Four Corners Health Department offering new Healthy Families program to benefit young children, county board hears details
YORK COUNTY – The Four Corners Health Department is offering a new program which will benefit young children and their families.
The York County Commissioners recently heard details about the program, when they met with Four Corners Director Laura McDougall and Healthy Families Director Catherine Seufferlein.
McDougall said the department learned the four counties in the Four Corners District (York, Seward, Polk and Butler) were prioritized for home visits through the Healthy Families Nebraska program which helps develop healthy patterns in families expecting babies up to when the babies are three months old.
While this program is intended to help avoid child abuse situations it also has other positive effects, as seen in other communities where it thrives: it creates positive parenting practices, prevents child maltreatment, improves children’s health and it helps with child development and school readiness. It also assists with maternal health and well-being, economic self-sufficiency and helps prevent family violence.
Seufferlein will be overseeing the program for Four Corners, in this area. She said the benefits being seen are “very data driven. There are 15 such programs in the state, with five of them being new like Four Corners’. The program is state funded through grant money.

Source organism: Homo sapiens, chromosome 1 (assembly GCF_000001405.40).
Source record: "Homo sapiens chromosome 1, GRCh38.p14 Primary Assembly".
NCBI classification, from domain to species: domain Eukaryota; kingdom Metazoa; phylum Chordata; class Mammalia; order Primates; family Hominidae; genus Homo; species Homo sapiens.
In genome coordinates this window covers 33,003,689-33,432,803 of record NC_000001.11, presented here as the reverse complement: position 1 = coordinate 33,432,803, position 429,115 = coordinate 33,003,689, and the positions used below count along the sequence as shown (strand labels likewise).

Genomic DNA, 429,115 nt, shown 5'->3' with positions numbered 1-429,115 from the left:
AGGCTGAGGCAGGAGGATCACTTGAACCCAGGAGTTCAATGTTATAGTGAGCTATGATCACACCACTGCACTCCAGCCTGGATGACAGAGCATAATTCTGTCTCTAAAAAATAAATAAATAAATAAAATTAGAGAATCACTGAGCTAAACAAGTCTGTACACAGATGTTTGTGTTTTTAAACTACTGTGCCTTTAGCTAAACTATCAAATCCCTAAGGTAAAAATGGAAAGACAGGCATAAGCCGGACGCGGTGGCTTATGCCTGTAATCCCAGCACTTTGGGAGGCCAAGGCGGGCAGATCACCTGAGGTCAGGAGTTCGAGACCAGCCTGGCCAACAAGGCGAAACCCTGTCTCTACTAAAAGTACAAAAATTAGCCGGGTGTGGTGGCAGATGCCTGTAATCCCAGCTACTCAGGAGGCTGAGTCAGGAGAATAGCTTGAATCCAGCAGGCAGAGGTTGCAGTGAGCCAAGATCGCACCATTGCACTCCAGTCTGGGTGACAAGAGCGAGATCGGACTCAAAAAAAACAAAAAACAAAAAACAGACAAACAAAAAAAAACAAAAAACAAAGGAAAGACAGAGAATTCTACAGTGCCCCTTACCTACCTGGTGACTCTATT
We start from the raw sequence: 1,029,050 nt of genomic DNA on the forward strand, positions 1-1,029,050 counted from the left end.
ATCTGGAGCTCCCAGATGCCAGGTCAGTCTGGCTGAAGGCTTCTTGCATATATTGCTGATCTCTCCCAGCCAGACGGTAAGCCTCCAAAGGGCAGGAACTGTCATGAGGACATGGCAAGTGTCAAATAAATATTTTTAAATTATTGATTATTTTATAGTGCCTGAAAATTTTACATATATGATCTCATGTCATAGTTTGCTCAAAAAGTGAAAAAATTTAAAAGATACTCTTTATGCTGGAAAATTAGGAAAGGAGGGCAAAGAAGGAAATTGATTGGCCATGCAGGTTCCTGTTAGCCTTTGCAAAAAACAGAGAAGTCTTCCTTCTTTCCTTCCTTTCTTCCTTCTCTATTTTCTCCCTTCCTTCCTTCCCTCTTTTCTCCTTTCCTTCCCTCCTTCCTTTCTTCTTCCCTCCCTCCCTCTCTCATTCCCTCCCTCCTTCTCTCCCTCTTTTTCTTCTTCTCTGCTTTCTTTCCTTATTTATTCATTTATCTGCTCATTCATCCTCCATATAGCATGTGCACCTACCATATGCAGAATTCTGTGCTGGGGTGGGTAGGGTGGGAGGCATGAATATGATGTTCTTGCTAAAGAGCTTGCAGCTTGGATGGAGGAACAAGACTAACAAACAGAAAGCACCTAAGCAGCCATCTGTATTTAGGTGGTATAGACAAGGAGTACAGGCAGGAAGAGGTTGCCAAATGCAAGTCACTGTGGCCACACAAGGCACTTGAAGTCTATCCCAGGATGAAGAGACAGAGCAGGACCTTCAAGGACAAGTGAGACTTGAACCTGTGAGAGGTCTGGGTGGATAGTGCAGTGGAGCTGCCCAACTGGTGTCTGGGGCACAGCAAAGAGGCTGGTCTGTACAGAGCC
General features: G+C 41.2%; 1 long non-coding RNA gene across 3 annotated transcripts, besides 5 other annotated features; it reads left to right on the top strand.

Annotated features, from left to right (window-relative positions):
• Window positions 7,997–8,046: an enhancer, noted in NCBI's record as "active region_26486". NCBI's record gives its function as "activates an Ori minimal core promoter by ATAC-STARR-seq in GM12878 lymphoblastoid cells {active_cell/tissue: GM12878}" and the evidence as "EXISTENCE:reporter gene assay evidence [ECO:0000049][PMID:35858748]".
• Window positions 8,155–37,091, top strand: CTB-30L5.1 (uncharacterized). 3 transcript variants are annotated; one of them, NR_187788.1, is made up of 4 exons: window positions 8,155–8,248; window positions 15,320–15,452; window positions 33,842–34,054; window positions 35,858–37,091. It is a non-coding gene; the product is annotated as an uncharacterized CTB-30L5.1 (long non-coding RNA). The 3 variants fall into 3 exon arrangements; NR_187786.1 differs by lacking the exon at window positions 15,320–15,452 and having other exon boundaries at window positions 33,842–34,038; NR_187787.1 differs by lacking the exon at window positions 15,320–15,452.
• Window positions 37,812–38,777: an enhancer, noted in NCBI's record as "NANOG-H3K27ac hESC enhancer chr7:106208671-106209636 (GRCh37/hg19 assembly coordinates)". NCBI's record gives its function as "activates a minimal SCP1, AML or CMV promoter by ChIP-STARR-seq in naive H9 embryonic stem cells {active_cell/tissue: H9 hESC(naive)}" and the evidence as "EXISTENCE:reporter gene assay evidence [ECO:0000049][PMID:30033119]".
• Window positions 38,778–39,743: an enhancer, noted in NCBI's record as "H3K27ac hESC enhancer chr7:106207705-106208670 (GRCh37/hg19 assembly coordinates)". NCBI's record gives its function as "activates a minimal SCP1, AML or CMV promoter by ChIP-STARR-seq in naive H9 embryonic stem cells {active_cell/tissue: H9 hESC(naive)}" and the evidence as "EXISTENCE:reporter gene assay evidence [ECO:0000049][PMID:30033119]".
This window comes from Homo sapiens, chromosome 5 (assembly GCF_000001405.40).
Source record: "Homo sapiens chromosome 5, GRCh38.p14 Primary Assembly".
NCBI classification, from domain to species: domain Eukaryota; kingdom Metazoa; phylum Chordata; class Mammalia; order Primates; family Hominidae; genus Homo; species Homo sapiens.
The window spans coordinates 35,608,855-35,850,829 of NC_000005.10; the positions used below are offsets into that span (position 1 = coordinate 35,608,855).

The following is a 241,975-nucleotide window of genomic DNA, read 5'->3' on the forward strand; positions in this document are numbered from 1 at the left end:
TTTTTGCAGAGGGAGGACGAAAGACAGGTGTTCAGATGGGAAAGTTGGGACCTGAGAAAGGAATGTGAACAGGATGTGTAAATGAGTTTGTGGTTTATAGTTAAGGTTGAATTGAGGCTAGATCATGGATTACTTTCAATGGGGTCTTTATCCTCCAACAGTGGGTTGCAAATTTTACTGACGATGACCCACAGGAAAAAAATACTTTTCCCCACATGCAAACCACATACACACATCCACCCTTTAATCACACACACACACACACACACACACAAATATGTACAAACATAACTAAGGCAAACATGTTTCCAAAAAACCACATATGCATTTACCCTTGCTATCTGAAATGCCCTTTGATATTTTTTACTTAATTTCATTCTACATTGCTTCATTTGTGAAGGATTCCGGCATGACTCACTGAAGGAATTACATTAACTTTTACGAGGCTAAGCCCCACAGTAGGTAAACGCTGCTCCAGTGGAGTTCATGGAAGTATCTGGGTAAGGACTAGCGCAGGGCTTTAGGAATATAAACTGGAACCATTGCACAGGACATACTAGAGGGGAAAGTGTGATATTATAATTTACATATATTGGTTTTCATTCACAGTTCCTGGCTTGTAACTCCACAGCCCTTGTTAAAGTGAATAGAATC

“The goal is if we invest in these families now, we can invest less later” by avoiding consequences from poor child-rearing, reduced preparedness for school, family violence, etc.
“This is to make sure families in need won’t fall between the cracks,” she said further. “We have two parent coaches who will start meeting with families next week.”
“This program is completely voluntary,” McDougall said. “And it’s free to them. It’s not a mandated program, even if a family is working with the program due to a HHS referral. We are hoping to break generational cycles and help turn some things around for people in our communities.”
“How do you get clients?” asked Commissioner Stan Boehr.
“We want people to know it’s here and available,” McDougall said. “Our medical providers will know it’s available, we will be working with schools, DHHS, WIC, even churches. We want everyone to know it’s out there. It will be an ongoing process. We are working to get the word out. And we expect to increase the number of coaches of the course of the next few years.”
Referrals will be made, Healthy Families staff will make contact with families and families will decide if they want to participate.